Texas school districts face race against time to get students connected to online learning

Friday, July 31, 2020
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One Texas district ordered thousands of computers for its students, but it's going to take time to get them. Will schools be ready for all-things-virtual?

HOUSTON, Texas (KTRK) -- As school districts continue to offer online learning for the fall, districts across the country are rushing its massive orders to get the right technology into the hands of students who would otherwise be left behind.

The Texas Education Agency said on Thursday it has launched a Texas Home Learning initiative to provide remote learning software to Texas schools for free, collectively saving the school systems across the state millions of dollars over the course of two years.

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In a news release sent to ABC13, the TEA said it will be using funding provided by the CARES Act to get the technology to school districts.

Meanwhile, Galveston ISD joins the list of school districts that will be starting the school year with remote learning for the first four weeks, then transitioning students back into the classroom for in-person learning.

However, the district is unique in the sense that it has established the SAIL Remote Program, which was made for online learning, and it will continue to be a resource after the pandemic.

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Superintendent Dr. Kelli Moulton said the district anticipates the shipment will not arrive before the first day of school.

"Just like everybody across the world, we have ordered thousands and thousands of computers," Moulton said. "There are not that many computers available across the world, so it's going to take time to get them in. We would appreciate that parents utilize their own devices until we can do that. Together we can get this done, but we are asking for a little bit of grace time."

During ABC13's town hall on school reopenings amid the pandemic on Wednesday, leaders at HISD, along with Aldine and Spring school districts, said they are all starting the upcoming school year online.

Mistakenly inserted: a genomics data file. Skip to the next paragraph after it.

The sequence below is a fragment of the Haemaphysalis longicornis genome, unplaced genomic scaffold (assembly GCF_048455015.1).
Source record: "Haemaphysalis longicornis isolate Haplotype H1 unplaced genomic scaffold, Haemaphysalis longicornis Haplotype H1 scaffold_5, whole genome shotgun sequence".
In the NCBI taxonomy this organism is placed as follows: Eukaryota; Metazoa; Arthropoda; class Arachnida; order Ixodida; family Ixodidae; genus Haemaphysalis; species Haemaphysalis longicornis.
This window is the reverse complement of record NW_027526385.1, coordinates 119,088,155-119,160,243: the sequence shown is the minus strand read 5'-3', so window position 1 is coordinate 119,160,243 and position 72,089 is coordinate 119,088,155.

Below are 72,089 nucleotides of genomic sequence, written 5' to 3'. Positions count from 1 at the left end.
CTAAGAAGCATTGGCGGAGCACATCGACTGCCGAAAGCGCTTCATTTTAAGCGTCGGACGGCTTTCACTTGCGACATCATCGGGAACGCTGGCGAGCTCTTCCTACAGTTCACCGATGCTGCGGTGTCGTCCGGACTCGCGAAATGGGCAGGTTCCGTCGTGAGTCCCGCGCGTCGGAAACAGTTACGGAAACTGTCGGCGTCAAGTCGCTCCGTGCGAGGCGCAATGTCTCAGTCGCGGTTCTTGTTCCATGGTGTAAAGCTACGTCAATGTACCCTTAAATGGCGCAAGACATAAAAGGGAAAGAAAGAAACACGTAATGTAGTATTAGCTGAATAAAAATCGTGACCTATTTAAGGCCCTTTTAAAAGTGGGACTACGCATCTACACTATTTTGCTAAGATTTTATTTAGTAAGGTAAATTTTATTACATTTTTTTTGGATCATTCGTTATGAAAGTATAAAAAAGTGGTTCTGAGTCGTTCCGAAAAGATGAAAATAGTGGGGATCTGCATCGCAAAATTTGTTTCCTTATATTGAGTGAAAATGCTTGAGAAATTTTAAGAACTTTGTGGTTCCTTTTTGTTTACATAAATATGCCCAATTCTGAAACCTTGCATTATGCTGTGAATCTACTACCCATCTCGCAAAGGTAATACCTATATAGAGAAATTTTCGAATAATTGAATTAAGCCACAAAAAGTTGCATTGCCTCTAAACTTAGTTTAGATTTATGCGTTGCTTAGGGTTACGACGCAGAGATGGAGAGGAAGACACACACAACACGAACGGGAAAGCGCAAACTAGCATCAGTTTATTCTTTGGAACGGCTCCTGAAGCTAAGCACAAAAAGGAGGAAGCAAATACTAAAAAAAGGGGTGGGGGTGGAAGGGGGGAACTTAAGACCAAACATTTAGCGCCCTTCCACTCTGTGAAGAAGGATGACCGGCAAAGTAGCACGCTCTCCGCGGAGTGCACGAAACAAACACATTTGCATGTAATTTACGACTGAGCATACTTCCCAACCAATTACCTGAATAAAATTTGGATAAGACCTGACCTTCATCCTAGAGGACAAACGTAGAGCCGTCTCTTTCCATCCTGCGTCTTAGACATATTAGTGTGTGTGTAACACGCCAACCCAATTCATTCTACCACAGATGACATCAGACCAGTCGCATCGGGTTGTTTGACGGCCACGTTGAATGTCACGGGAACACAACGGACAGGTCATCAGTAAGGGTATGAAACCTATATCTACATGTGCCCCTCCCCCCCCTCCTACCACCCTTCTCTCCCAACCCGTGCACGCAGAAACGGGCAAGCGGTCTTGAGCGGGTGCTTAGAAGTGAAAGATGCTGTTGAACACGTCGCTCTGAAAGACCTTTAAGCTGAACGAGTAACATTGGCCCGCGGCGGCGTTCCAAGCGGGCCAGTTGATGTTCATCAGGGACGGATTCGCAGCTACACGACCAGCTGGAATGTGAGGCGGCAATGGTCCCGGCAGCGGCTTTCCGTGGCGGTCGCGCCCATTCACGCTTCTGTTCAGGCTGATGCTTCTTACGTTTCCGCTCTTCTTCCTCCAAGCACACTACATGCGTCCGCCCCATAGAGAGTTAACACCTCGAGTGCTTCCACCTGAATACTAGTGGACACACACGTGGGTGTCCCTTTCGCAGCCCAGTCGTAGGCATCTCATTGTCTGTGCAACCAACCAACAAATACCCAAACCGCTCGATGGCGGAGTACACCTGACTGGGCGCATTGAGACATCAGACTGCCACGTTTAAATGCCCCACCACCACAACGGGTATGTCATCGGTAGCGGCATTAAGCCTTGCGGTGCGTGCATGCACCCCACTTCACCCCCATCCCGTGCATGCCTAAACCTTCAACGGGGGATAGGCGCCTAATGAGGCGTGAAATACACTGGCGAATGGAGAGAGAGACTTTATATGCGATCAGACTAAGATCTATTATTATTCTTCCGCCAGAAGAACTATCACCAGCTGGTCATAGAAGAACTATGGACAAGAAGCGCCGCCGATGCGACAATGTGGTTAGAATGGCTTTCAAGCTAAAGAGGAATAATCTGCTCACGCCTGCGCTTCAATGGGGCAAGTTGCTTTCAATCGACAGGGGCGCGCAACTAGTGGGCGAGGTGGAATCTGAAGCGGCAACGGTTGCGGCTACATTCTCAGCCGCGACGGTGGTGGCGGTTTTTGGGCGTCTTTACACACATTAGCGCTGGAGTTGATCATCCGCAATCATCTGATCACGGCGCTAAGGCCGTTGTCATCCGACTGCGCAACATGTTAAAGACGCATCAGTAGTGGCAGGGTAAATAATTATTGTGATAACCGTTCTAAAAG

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It was a central and shared issue when discussing how to bridge the digital divide and what would happen to the children left behind.

Interim Superintendent for HISD Dr. Grenita Lathan said this is a challenge districts have tried to overcome since schools first closed in March.

"We have about 23,000 devices that we need to deploy between now and Sep. 8," Lathan said during the virtual town hall. "We will be giving all those devices out. We have, actually, some devices. Also for teachers that are in need. So, yes, we're having to pay for it. Eventually, there should be some matching dollars back from the state as it relates to Operation Connectivity. The dilemma for HISD is we cannot wait for that bulk order. Due to delays that we're hearing for a number of months before those deliveries might be made. We've placed our order. We're waiting."

Comp-U-Dopt is working with a number of school districts to try to get computers to students. A spokesperson for the Houston-Galveston region of the organization said its goal is to get 10,000 computers and distribute them to students in need.

Some school districts are also working with organizations to establish learning centers to give students a safe space to complete their online learning.

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